FITNESS: Pop Physique mulls selling stake to bulk up chain. By Subrina Hudson
Monday, August 31, 2015
Drive around certain L.A. neighborhoods and you’re sure to notice billboards featuring photos of suggestively posed, leotard-clad women or close-up shots of women’s rears in brightly colored undies.
No, those ads aren’t for American Apparel – they’re for Pop Physique, a boutique fitness gym with 20 outlets that’s taken an unconventional approach to its marketing and branding efforts since it first opened in Silver Lake seven years ago.
The strategy seems to be paying off: Pop Physique, which just moved into a new headquarters in downtown L.A.’s PacMutual campus, is gearing up to open additional studios in Pasadena, Venice and New York next month – on top of a studio at its new downtown office. The chain is also looking to raise outside investment for the first time, potentially even selling off a controlling stake.
Jennifer Williams, Pop Physique’s co-founder, said the bootstrapped company has been able to grow quickly but realized it would need help to open additional studios.
“We weren’t quite sure if we wanted to take on investment,” Williams said. “When you’re an entrepreneur and you step over to that side, you might get fired from your own company. There was a fear for a minute, just a thoughtful hesitation, but I think at this point it’s needed for growth.”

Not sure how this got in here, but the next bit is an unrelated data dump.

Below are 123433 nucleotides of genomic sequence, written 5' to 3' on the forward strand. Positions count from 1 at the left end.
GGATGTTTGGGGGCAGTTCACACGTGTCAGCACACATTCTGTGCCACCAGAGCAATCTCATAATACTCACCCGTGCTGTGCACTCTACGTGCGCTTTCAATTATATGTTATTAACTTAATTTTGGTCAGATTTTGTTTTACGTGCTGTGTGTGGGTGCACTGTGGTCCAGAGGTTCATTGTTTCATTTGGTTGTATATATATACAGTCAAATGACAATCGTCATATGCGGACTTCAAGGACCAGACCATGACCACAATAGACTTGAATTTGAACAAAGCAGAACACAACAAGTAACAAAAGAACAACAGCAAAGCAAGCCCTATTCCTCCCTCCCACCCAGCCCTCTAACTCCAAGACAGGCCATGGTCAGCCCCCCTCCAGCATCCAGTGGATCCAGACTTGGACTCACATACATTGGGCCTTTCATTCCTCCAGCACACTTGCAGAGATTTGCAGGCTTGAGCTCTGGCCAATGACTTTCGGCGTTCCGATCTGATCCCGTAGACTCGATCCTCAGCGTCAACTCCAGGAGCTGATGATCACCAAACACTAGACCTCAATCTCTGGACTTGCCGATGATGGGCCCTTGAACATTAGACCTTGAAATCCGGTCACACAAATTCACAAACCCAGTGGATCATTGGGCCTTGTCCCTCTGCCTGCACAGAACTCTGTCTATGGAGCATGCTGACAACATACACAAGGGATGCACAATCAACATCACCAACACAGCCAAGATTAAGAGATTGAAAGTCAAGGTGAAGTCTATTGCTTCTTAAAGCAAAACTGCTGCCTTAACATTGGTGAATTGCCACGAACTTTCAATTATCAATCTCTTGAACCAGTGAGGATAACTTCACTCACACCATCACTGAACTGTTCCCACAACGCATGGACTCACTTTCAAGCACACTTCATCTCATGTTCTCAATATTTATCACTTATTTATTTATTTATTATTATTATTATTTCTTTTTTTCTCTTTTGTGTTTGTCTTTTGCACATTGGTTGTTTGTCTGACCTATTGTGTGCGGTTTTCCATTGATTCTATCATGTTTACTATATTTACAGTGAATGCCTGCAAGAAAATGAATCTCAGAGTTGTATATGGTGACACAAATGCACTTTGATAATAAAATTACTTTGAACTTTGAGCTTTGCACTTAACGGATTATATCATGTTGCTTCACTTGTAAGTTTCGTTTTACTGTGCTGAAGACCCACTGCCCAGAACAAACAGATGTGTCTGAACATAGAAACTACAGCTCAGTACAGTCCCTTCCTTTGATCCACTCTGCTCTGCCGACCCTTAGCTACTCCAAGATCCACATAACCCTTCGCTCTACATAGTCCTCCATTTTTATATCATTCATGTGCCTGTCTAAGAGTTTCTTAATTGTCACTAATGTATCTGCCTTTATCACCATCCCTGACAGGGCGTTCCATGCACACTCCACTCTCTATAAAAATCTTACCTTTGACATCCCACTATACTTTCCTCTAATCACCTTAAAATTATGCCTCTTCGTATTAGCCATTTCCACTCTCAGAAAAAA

Pop Physique is looking for investors at a time when private equity firms have been shelling out big bucks for stakes in trendy fitness studios and when exercise generally has become big business – consider, for instance, the rise of yoga pants as everyday apparel.
Andrea Bell, senior editor of retail and consumer insights at trend forecasting agency WGSN’s Culver City office, calls the health trend “wealthness,” meaning health is the new wealth.
“Postrecession, people didn’t want to show off their Chanel bag or be seen in their Mercedes,” Bell said. “It’s a lifestyle trend and for investors it’s a quick win – the tech bubble is going to burst, real estate is going to fluctuate but people will always want to invest in themselves.”
Up an inch
Williams, a former professional ballet dancer and certified Pilates instructor, said that she and her husband, Deric, opened the first Pop Physique in Silver Lake in 2008 with an investment of $30,000. The original location has since grown to include two studios and serves as the company’s flagship gym.
Williams said that Pop Physique, which blends ballet and Pilates, has been a hit from the start, thanks in no small part to its first piece of advertising: a flier featuring a close-up shot of a woman’s derrière in bright green underwear. The fitness studio filled all of its classes the first week it opened.
While the company’s advertising still hews close to that first shot, the eye-catching flier was more a necessity than a thought-out strategy.
“At the last minute, our landlord said, ‘I’m sorry. You can’t put a sign up,’” Williams said. “So we were, like, How do you open a business with an address and no sign?”
Allyson Rees, an independent retail consultant in Los Angeles who has been teaching at Pop Physique for three years, said the fitness studio’s branding attracted her to take a class seven years ago in Silver Lake.